Nobody had expected that Elagabalus would ever become emperor, so he grew up training to become a priest of the Syrian sun god Heliogabalus. However, after the assassination of his cousin, the emperor Caracalla, Elagabalus was the nearest surviving male imperial relative. So his grandmother intrigued to have him succeed Caracalla as emperor at age 15. The teenaged priest-turned-emperor took his deity’s name as his own, and brought its worship to Rome, where he built Heliogabalus a great temple. Then he shocked the Romans by dancing around deity’s altar amidst a cacophony of cymbals and drums – not the kind of stuff that Roman emperors do.
That was bad, but what really sank Elagabalus was that he might have been history’s most flamboyantly gay ruler. He openly wore women’s clothing, and fawned upon and engaged in public displays of affection with his boyfriends. He frequently elevated his male lovers to high positions, such as an athlete whom he appointed to powerful government positions, and a charioteer whom he sought to have declared Caesar.
He also reportedly prostituted himself: “Finally, he set aside a room in the palace and there committed his indecencies, always standing nude at the door of the room, as the harlots do, and shaking the curtain which hung from gold rings, while in a soft and melting voice he solicited the passers-by. There were, of course, men who had been specially instructed to play their part. For, as in other matters, so in this business, too, he had numerous agents who sought out those who could best please him by their foulness. He would collect money from his patrons and give himself airs over his gains; he would also dispute with his associates in this shameful occupation, claiming that he had more lovers than they and took in more money.”
The problem was not that he was homosexual, as homosexuality or bisexuality were not unusual in Rome. Respected previous emperors such as Trajan and Hadrian had male lovers, and Hadrian had created a religious cult for a lover who died young. The problem was that Elagabalus was the passive, or receptive partner in sexual relations with other men. Emperor were supposed to be dominant alpha males – tops. Elagabalus was a bottom. That, plus other instances of his perceived effeminacy, was unacceptable in a Roman emperor. It opened Elagabalus to ridicule and contempt, which led to his assassination in 222.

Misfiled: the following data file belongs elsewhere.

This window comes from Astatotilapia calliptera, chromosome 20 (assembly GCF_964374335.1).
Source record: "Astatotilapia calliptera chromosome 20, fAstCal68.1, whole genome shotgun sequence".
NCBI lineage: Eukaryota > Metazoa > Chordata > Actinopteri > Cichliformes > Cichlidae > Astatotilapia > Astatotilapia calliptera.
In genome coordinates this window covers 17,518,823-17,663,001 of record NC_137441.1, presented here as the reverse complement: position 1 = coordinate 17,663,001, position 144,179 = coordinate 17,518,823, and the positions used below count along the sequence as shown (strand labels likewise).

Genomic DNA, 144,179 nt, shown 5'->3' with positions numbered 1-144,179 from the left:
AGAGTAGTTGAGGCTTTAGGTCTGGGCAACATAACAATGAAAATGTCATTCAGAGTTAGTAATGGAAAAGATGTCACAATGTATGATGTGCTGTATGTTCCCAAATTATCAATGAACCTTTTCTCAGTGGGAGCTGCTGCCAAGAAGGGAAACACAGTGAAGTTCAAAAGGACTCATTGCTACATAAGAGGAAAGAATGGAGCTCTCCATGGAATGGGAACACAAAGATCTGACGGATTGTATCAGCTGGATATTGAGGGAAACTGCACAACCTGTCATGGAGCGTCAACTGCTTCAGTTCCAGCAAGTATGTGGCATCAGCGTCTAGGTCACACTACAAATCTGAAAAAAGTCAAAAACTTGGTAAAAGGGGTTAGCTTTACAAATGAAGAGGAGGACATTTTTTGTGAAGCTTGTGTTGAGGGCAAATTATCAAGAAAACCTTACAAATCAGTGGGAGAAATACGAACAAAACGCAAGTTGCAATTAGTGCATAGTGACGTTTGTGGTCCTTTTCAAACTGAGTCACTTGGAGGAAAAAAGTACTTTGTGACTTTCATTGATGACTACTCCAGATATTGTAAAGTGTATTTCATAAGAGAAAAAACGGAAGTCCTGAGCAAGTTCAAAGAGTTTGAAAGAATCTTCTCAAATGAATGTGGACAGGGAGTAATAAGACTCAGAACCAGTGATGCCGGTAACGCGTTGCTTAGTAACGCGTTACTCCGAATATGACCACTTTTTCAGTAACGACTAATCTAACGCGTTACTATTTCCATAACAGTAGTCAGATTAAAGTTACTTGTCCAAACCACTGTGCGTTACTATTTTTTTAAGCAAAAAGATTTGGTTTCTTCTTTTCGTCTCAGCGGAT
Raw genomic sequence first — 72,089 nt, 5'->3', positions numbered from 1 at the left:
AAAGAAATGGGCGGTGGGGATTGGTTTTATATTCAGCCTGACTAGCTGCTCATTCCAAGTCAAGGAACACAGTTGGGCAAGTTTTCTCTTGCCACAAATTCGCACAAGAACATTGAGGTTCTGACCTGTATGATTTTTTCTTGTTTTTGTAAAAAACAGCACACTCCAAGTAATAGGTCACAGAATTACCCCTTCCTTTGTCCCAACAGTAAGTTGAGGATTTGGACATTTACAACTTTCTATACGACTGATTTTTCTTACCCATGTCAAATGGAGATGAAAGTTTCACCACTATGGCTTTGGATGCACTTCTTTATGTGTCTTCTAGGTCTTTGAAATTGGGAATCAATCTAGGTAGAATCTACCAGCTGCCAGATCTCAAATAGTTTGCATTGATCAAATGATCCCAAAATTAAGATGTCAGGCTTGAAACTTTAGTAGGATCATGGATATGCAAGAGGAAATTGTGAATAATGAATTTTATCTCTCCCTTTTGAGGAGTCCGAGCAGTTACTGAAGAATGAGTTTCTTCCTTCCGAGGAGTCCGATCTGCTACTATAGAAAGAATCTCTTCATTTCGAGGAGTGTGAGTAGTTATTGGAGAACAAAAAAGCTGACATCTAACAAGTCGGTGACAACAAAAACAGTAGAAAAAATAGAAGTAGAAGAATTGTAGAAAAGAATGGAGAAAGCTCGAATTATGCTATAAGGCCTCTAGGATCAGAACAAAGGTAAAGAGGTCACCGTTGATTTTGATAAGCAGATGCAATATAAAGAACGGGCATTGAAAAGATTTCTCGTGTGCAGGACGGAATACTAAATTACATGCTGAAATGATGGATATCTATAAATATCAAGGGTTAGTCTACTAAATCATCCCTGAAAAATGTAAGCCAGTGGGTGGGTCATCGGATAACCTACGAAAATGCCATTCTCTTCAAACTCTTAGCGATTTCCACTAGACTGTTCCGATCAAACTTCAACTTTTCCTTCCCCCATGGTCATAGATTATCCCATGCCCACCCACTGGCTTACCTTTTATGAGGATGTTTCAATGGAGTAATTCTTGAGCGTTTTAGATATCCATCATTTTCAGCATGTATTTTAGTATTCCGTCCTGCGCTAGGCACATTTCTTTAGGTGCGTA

Ibrahim I (1615 – 1648), or Ibrahim the Mad, reigned as sultan of the Ottoman Empire from 1640 to 1648, and seems to have been destined by his upbringing to end up as a weirdo. At age 8, Ibrahim’s older brother became sultan Murad IV, and one of his first edicts was to confine Ibrahim to the Kafes, or “Cage” – a secluded part of the Royal Harem, where possible successors to the throne were kept. There, they were placed under house arrest, under surveillance, and isolated from the outside world to prevent intrigues and plots.
As Ibrahim grew up in the Cage, sultan Murad executed his other brothers, one by one. Finally, Ibrahim was the last surviving brother, constantly terrified that he might be executed at any moment. He stayed in the Cage, quaking in fear, until Murad died in 1640 without issue. When Ibrahim was taken out of the Cage and informed that he had inherited the throne as the last male Ottoman, he declined. More accurately, he fled back to the Cage in terror, and barricaded himself inside. He thought it was a cruel trick to entrap him into saying something that his fratricidal brother would take as treasonous.
So courtiers brought Murad’s corpse to Ibrahim’s door so he could see for himself. Even then, it still took the pleas of his mother, “who had to coax him out like a kitten with food“, for Ibrahim to come out and accept the throne. By then, the years of isolation, fearing a visit from the execution at any moment, had driven Ibrahim around the bend.
An early worrying sign was the new Sultan’s habit of feeding of fish in the palace pool, with coins instead of food. When it became clear that Ibrahim was unhinged, his mother acted as de facto regent and ruled in his name. To keep her crazy son busy, she encouraged him to spend as much time as possible in the Harem with his roughly 280 concubines. It was not just to keep him out of his mother’s hair and out of trouble: the Mad Sultan was the last male Ottoman, and it was vital that he sire some heirs lest the dynasty goes extinct.
Ibrahim took to the Harem with relish, fathering three future sultans and a number of daughters. He was a weirdo when it came to sex, and a contemporary described how: “In the palace gardens he frequently assembled all the virgins, made them strip themselves naked, and neighing like a stallion ran amongst them and as it were ravished one or the other”. It wasn’t just the fun and games type of crazy: one day, out of the blue, the Mad Sultan woke up and ordered his entire Harem of 280 women tied in weighted sacks, and drowned in the sea.
He also had a fetish for fat women. One time he saw a cow’s vagina that turned him on, so he had an artist make golden copies of the heifer’s hoo-ha. He then sent the gold copies around his empire, with instructions to find a woman with a similar-looking vagina. A 350-pound woman with matching parts was eventually found, and she became his favorite concubine. Ibrahim also had a fur fetish, decorating his clothes, curtains, walls, and furniture with it. His pillows were stuffed with fur, and he liked having sex on sable furs.
One time the Mad Sultan saw the beautiful daughter of the Grand Mufti, the empire’s highest religious authority, and asked for her hand in marriage. Her father, aware of Ibrahim’s depravities, urged his daughter to decline. So the Mad Sultan ordered her kidnapped and carried to his palace, where he ravished her for days, before returning her to her father.
Ibrahim eventually exiled his mother and started running the government himself, with disastrous results. After executing his most capable ministers, the Mad Sultan began spending like a madman. He eventually emptied the treasury and got himself into a series of disastrous wars. Between heavy taxes, the mismanaged wars, and a Venetian blockade reducing the Ottoman capital to starvation, discontent boiled over. In 1648, a popular revolt broke out, and an angry mob tore Ibrahim’s Grand Vizier to pieces. Ibrahim was deposed in favor of his 6-year-old son, and a fatwa was then issued for the Mad Sultan’s execution, which was carried out by strangulation.
Where Did We Find This Stuff? Some Sources & Further Reading